TOKYO - Denso Corp. wants to be the world's biggest auto parts supplier, in part by raising the number of component categories in which it is the global sales leader.
Denso may make more acquisitions in Europe, but it is unlikely to buy other Japanese parts makers, according to President Hiromu Okabe.
'I regard the top position in industry rankings as absolutely essential for our company. I believe that about three companies will set the pace for our industry,' he said during a recent speech at the Foreign Correspondents Club of Japan.
Okabe said Denso does not aim to reduce the 50 percent of its sales that go to Toyota Motor Corp., which owns 24.7 percent of Denso. Because Toyota is still growing globally, he said he considers Denso's heavy exposure to Toyota an advantage.
The Japanese auto-parts giant once was the world's largest parts maker. But rising sales by German rival Robert Bosch GmbH and the emergence of General Motors' Delphi Automotive Systems and Ford Motor Co.'s Visteon Automotive Systems have knocked Denso aside. The company ranks No. 4 in the Automotive News Europe ranking of the world's largest suppliers of original equipment parts.
Denso is the top seller in 12 parts categories. Okabe wants to boost that to 19 by 2005, by moving up from the No. 2 or 3 position in wipers, oxygen sensors, idling speed control valves, pressure sensors, radiators, injectors and traction inverters for electric vehicles.
The drive for market share would not come at the expense of profits, Okabe implied. He said that in 2000 Denso will introduce an accounting system to monitor net return on investment in each product sector globally. The goal is a 10 percent return on investment by 2005.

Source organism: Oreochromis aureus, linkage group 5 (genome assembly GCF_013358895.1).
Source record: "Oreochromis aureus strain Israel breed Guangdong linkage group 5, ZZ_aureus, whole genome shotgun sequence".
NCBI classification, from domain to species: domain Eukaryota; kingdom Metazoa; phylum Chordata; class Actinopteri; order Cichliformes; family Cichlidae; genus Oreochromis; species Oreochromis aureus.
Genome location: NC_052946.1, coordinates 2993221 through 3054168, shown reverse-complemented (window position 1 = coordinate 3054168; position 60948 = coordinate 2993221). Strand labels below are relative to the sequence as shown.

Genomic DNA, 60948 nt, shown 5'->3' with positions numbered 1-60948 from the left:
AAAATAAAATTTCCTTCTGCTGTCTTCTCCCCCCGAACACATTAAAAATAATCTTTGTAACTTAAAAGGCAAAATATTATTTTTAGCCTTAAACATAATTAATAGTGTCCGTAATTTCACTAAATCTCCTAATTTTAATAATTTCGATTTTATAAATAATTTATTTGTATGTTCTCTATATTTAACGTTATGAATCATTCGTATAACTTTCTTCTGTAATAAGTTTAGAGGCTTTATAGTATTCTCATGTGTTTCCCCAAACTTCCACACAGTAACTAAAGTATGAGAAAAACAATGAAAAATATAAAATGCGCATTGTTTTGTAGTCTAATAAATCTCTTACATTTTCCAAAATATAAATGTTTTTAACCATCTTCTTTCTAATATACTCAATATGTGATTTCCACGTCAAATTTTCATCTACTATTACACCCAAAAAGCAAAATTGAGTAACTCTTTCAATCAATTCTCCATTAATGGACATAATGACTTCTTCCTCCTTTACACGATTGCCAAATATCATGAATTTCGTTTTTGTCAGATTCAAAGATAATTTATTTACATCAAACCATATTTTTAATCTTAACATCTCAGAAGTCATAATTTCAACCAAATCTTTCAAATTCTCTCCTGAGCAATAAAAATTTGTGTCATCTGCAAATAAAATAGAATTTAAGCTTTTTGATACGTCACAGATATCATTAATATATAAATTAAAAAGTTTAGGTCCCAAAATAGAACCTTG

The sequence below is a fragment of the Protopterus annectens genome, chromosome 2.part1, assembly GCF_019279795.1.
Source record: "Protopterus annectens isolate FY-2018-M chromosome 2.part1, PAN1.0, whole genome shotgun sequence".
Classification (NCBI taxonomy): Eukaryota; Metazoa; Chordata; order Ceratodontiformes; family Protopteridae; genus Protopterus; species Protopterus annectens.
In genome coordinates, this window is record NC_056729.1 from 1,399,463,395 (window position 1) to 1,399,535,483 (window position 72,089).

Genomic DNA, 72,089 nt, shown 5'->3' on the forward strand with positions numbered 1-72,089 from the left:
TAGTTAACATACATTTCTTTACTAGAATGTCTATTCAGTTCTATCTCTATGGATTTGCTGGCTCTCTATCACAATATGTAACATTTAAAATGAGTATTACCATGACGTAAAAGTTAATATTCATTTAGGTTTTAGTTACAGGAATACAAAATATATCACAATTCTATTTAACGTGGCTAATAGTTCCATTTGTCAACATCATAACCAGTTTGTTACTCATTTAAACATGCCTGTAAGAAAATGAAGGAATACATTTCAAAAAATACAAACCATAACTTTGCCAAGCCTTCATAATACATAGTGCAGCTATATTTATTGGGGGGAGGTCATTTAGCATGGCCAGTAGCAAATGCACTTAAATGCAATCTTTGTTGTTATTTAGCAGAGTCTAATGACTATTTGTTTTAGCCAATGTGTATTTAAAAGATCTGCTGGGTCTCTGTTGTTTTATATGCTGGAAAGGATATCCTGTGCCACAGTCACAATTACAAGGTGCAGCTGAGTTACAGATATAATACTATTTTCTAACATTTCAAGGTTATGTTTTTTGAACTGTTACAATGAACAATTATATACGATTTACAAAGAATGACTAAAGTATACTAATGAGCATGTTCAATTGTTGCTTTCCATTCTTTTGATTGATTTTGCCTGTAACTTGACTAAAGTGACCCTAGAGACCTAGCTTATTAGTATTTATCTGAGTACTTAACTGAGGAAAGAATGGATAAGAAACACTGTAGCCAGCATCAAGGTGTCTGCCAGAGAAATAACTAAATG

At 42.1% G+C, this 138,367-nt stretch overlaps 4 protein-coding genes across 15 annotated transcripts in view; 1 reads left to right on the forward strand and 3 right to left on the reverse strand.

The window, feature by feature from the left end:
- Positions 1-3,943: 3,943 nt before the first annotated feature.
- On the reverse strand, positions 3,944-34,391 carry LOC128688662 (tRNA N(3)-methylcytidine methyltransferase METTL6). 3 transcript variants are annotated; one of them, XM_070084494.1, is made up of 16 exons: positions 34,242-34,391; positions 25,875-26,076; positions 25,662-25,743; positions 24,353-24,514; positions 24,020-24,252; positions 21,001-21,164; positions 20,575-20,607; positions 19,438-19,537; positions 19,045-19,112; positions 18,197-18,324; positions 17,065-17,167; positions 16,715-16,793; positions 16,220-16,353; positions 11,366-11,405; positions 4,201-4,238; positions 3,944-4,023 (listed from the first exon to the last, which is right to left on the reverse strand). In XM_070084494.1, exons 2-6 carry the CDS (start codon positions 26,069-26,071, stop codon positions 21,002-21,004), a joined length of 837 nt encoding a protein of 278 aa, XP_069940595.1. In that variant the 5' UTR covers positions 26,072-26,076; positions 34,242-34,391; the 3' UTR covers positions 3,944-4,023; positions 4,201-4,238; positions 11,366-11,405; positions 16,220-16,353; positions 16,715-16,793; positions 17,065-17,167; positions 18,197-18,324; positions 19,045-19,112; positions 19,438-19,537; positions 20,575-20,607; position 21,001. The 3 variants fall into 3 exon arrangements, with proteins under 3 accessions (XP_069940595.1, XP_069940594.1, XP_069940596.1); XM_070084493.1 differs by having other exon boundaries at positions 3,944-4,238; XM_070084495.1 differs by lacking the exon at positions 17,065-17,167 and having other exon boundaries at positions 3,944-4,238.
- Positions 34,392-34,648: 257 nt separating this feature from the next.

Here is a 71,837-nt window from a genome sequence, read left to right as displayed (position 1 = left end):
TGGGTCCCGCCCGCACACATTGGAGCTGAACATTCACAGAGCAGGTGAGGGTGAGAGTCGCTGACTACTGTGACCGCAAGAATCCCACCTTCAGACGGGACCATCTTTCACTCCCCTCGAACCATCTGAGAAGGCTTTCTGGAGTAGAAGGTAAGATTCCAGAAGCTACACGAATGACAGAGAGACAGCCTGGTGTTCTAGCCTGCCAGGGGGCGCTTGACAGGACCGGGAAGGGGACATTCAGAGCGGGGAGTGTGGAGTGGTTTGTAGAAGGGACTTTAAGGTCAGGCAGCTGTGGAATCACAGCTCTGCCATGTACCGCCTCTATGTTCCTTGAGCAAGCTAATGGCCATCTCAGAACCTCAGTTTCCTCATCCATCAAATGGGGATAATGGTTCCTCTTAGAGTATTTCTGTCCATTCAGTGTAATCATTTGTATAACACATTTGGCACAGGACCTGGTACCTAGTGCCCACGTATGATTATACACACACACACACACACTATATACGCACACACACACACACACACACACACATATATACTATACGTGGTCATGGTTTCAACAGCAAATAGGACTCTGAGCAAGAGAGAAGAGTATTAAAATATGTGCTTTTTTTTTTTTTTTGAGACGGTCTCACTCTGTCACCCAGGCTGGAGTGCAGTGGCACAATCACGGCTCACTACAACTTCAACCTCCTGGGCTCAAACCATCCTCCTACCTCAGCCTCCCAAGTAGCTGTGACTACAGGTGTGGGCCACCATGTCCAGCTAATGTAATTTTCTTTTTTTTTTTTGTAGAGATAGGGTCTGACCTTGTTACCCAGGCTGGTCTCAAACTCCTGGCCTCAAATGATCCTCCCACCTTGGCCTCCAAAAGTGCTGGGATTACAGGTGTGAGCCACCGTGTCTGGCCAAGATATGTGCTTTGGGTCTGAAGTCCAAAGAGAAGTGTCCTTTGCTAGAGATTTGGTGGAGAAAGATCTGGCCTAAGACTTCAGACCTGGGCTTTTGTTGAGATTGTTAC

Okabe said Denso's manufacturing networks in Asia and North America are well established. 'We are now moving rapidly to expand and upgrade our operations in Europe,' he said.
There, Denso recently purchased the starter-alternator business of Italy's Magneti Marelli SpA. Future acquisitions are possible because they allow Denso to quickly expand in Europe, Okabe said. He called it 'buying time.'
But he ruled out acquisitions just as a means of pushing Denso's market share for certain components to the No. 1 spot.
Denso would prefer to gain share by offering technically unique products, he said.
Okabe also said he saw 'no need' to buy a Japanese parts maker, citing Denso's already 'wide product line.'
'We don't see much merit' in buying Nissan suppliers, he said. Nissan has said it is willing to sell its stake in all but four of its almost 1,394 affiliates.